CHARLOTTE, N.C. -- The fear of gun-buying restrictions is the main driver in spiked purchases, according to a recent national analysis of gun sales.
Gun shops in the Carolinas are seeing the trend locally. What might surprise you is you don’t need a safety course to own a firearm.
"You can take any rifle or any shotgun in this store and you can walk up to the counter, fill out some paperwork, pay for it and walk out the door,” gun safety expert Dan Starks told NBC Charlotte from the counter of Hyatt Gun.
He says you might not know how to load a gun, and it won’t prevent you from buying one.
“I think that’s a real shame because we assume that people know how to handle these things and they don't,” Starks added, “And it’s the mishandling that causes the accidents."
Across the country we’ve already seen about 200 accidental shooting this year. It happens everywhere and adults aren’t the only victims.
In 2015 there were at least 43 cases of a child age 3 or younger shooting someone.
This past November, a 3-year-old in Rock Hill died after he accidently shot himself with a gun he found.
"The first thing you got to do is address the issue of, ‘Okay, I'm going to introduce firearms into my home. How do I do that safely?’ Hiding them from the kids: big mistake. Big mistake," Starks says.
Starks, who teaches gun classes for adults, says kids are curious of things they don’t understand.
"You need to educate your child," he emphasized.
Starks also encourages parents to test their kids to see what they would do if they found a gun. He says parents shouldn’t be afraid to take a child to the range.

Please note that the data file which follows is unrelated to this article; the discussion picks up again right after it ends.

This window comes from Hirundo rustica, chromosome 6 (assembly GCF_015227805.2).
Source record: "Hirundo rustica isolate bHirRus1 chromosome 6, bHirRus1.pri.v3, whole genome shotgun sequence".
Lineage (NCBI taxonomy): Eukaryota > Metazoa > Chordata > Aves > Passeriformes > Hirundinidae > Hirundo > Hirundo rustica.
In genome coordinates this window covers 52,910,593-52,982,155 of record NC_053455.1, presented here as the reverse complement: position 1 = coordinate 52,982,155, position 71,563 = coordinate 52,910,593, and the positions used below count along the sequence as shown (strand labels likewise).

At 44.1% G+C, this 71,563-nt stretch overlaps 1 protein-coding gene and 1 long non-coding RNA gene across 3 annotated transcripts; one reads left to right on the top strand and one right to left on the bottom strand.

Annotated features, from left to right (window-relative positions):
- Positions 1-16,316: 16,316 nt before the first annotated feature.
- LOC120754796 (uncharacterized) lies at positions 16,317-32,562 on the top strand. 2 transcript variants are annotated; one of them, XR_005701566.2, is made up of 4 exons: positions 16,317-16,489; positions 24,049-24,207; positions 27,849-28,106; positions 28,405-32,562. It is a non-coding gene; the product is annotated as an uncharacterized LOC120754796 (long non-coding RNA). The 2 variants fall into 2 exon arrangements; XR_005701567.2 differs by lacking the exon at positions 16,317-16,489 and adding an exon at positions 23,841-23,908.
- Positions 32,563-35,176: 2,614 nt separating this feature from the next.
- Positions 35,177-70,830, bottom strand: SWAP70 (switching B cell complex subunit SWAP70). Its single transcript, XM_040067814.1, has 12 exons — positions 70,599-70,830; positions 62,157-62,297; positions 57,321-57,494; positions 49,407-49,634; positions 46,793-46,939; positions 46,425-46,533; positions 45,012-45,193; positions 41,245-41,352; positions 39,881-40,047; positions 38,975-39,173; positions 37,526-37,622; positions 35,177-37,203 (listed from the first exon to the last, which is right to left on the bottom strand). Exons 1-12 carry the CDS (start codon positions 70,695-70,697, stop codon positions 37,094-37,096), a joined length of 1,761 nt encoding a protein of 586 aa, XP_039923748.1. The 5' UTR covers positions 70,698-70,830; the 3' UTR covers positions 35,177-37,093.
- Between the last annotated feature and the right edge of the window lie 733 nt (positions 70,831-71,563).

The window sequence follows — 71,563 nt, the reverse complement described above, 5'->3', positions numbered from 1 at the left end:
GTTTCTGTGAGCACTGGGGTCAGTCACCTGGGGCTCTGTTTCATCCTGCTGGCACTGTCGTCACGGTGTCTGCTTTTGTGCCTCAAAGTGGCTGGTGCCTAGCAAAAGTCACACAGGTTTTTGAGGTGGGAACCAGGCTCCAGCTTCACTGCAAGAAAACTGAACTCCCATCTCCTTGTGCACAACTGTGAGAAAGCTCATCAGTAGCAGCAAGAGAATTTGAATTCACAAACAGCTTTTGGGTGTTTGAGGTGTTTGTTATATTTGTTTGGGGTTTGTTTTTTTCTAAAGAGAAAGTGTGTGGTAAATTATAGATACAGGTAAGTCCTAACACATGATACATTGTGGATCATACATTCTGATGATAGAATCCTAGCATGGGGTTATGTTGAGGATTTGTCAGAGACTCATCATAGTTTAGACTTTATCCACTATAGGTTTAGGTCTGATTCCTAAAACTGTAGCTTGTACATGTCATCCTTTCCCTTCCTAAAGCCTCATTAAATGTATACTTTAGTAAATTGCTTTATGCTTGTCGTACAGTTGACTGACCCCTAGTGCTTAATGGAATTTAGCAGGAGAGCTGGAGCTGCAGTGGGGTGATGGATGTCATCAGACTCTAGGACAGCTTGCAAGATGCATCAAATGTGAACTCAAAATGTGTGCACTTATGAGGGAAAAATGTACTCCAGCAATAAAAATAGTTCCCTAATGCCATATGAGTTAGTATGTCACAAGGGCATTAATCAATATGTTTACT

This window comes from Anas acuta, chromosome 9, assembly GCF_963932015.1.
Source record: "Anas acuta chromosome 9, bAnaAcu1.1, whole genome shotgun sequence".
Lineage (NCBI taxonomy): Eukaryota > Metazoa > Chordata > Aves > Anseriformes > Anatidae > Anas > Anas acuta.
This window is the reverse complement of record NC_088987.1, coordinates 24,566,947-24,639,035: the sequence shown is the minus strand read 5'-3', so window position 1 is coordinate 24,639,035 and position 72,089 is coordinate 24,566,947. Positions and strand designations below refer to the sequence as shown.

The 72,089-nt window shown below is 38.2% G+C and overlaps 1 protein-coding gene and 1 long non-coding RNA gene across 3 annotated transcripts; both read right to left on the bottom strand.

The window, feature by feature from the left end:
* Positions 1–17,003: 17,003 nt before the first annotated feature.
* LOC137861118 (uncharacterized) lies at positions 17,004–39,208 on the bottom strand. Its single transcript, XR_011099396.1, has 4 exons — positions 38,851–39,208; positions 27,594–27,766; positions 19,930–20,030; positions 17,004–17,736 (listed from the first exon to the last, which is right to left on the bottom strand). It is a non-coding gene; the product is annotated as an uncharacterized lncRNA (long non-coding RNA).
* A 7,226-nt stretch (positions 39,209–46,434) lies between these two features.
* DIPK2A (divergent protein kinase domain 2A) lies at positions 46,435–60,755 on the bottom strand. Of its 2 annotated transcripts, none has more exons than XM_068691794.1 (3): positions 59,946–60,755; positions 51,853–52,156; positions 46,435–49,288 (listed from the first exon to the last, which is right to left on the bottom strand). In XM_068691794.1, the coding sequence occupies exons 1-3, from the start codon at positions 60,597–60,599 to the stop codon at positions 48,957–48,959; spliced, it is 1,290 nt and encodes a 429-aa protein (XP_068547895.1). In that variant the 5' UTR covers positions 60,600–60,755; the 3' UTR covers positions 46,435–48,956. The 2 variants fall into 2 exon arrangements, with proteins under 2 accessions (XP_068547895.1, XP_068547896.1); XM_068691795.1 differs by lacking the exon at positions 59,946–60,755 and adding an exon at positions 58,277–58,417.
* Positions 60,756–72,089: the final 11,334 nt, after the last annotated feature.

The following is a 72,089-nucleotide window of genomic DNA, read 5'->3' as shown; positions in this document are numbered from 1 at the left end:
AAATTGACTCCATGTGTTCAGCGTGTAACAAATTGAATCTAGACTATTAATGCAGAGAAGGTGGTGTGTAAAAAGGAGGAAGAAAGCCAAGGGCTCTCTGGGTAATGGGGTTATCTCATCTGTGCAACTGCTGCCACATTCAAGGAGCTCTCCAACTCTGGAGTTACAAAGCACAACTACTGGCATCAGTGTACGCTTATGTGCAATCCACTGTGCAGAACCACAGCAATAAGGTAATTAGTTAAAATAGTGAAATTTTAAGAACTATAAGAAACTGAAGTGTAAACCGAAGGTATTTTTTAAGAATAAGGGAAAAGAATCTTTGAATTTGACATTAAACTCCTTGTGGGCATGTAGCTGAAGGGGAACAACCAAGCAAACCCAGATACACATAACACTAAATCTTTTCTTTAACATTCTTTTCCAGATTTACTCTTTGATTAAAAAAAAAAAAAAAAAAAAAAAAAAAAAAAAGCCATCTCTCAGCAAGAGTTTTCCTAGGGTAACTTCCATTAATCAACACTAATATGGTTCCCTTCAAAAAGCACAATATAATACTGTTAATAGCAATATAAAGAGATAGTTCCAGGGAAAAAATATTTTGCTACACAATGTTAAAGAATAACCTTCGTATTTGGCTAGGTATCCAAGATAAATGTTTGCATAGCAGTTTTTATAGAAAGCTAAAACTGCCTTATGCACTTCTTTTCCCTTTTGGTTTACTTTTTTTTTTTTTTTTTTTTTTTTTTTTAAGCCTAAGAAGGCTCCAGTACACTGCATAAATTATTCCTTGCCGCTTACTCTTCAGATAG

"Regardless of how much education they have you still got to lock them up. You've got to make them inaccessible."
Everytown For Gun Safety, a group that advocates for stricter gun laws, estimates more than two-third of all accidental shootings could be avoided if gun owners stored their firearms responsibly and prevented children from accessing them.
We looked at a variety of options at Hyatt Guns-- ranging from barrel and chamber locks to standard vaults and biovaults that require a finger print to unlock.
"They're vaults that you can put in a code. Put a loaded gun in, push the button, the gun's accessible,” Starks explained, as he showed us the vaults, “If I put the wrong code in it that light turns red; that says to mom and dad your kids are messing around with something they shouldn't be."
Additionally, he says you should lock away your ammunition separately from any firearm.
North Carolina law allows for criminal charges and penalties for someone who lives with a child and leaves a firearm accessible to the child. South Carolina doesn’t have a child access prevention law, but there are two bills pending to address the issue.
"I think people are better off having more knowledge and more education than less."